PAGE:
Men’s tennis is in a weird spot at the moment. The game’s two greatest ever players, Rafa and Roger, have bodies that are showing clear signs of their wear and tear. The number one player, Novak Djokovic might’ve peaked, and certainly hasn’t been the same player since May. Stan Wawrinka is always lurking, but not always surfacing. Andy Murray is, well… Andy Murray.
Now more than ever, the ATP is desperate for an injection of youth – not just to take it to the big guns, but eventually usurp them, which made the results this past Sunday unusually important for events at the time of the year, as two of the sport’s hotter prospects, Lucas Pouille and Alexander Zverev, took their first titles in Metz and St. Petersburg respectively.
A quarterfinalist at Wimbledon and the US, the 22-year-old Pouille certainly came into his final with more expectation than Zverev, the Frenchman facing another of the sport’s younger lights in Austrian Dominic Thiem. After beating both the aforementioned Federer and Nadal over the past six months, the Pouille has established himself as something of a big-game player, and lived up to that reputation in his 7-6, 6-2 victory. Going up against Thiem, Pouille was never going to be the dominant force from the baseline, and the Austrian shotmaker certainly lived up to his reputation – the difference for Pouille was that he made his shots hard to hit back. Heavy, deep, rallying balls that forced Thiem to try and paint the lines, a serve that constantly pulled Thiem out of position to set up dominant baseline positions for Pouille, and a nose for the net that, once he was on the attack, allowed him to stay there. It was smart tennis, and a wholly deserving victory.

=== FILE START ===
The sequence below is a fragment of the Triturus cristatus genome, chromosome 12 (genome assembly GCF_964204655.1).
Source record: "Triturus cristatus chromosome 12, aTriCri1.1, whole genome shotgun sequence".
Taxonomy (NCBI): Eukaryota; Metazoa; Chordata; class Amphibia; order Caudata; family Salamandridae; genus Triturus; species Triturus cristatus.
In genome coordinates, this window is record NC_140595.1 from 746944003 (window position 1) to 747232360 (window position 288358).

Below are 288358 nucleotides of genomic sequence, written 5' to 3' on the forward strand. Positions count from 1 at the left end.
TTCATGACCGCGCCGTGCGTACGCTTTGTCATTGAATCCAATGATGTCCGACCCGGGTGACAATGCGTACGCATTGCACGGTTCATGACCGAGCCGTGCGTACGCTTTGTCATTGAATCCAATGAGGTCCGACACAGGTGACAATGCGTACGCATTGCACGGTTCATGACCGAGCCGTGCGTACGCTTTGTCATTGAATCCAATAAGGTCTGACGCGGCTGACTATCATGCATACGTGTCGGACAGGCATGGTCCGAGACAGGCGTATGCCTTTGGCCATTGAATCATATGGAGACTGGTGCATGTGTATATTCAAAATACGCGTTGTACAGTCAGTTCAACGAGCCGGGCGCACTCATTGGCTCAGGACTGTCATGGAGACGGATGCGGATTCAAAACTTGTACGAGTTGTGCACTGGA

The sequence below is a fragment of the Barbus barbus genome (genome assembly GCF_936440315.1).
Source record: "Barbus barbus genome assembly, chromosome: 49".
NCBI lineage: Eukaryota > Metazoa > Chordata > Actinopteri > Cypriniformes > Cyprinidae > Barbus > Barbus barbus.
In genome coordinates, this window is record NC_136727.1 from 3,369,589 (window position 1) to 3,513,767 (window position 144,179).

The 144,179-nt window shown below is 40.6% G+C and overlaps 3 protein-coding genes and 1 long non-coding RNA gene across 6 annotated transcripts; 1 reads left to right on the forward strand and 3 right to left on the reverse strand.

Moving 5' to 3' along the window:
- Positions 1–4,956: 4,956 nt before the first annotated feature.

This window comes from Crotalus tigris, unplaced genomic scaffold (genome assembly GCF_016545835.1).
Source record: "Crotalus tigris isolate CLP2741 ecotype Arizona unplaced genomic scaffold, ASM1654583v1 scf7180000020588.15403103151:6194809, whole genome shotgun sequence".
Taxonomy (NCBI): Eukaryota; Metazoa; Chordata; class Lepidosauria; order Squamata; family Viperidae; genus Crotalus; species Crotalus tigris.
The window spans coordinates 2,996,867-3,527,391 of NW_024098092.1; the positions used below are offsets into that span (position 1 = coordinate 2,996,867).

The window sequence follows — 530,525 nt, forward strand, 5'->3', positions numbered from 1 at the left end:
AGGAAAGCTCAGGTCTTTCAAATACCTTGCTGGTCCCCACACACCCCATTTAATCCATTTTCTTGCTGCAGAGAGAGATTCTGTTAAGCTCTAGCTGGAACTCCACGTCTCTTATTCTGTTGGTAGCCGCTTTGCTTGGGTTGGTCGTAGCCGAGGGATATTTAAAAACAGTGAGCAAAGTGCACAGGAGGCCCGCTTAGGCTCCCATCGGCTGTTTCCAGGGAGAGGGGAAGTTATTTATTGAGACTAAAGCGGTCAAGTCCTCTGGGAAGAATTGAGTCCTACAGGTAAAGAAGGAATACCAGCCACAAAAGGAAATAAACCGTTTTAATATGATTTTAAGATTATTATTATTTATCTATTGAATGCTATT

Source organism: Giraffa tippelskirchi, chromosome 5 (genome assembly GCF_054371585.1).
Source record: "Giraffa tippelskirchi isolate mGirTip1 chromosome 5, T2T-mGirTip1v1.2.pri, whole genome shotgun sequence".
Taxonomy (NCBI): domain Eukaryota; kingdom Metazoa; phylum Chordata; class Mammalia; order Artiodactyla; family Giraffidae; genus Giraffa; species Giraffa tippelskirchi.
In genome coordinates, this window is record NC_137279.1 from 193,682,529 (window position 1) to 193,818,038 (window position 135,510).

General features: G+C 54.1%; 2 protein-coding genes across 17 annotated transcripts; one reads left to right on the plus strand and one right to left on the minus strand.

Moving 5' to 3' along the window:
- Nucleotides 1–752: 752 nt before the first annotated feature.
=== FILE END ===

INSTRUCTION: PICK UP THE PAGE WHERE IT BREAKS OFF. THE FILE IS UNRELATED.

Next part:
Up to a career best number 16, Pouille might be the most dangerous man outside the top-ten on tour right now. While he lacks any singular weapon that is a force against everybody, he has a game for all comers, from shotmakers like Thiem to grinders like Nadal and David Ferrer, another of the Frenchman’s scalps. He’s certainly fun to watch, and could be one more second-week-run-at-a-slam-away from cracking the top 10.
Zverev’s triumph wasn’t so clear cut. His 6-2, 3-6, 7-5 victory had a dominance ratio (% of return points won divided by % of serve points lost) of only 0.98, per tennis abstract, and that’s a pretty good indicator of a match that Wawrinka lost as much as Zverev won. Like Pouille, Zverev was going up against a shotmaker – one who just happens to currently be the best in the game – in Wawrinka and never was able to dictate from the back of the court.
Down a break in the third, it certainly looked like Wawrinka had it in the bag, but a particularly bad service game at 3-0 allowed Zverev back in it, and the former’s level never recovered, while the latter remained steady. If there’s any big takeaway from this win for Zverev, it’s probably that – he showed remarkable comfort rallying from deep behind the baseline, which given his relatively flat groundstrokes is very difficult to do, and it eventually paid dividends when his opponent wore down. Offensively, Zverev has work to do, but he did have success with an old-school serve-and-volley game that would’ve brought a smile to even Tony Roche’s face. Comparatively speaking, at 19 he’s a better version of Bernard Tomic, both in his foundational game and his lack of dick-headedness.
For both Pouille and Zverev, the obvious question now is: how high can these two players go? There’s no doubting they have top 10 talent, and Sunday’s results just confirmed that. However, if you’re hoping to crown either the tennis superstar, maybe wait a bit longer. There’s a big leap between that watermark and the sort of grand slam stardom everyone is yearning to unearth, and both men have some ways to go just yet. Perhaps what will be most telling is how they back up these results in the coming months, ideally with a few more deep runs to close out the season. Time moves very fast on the ATP tour, and if Pouille and Zverev want to cement their spot as the sport’s future, they’ll have to keep excelling in the now.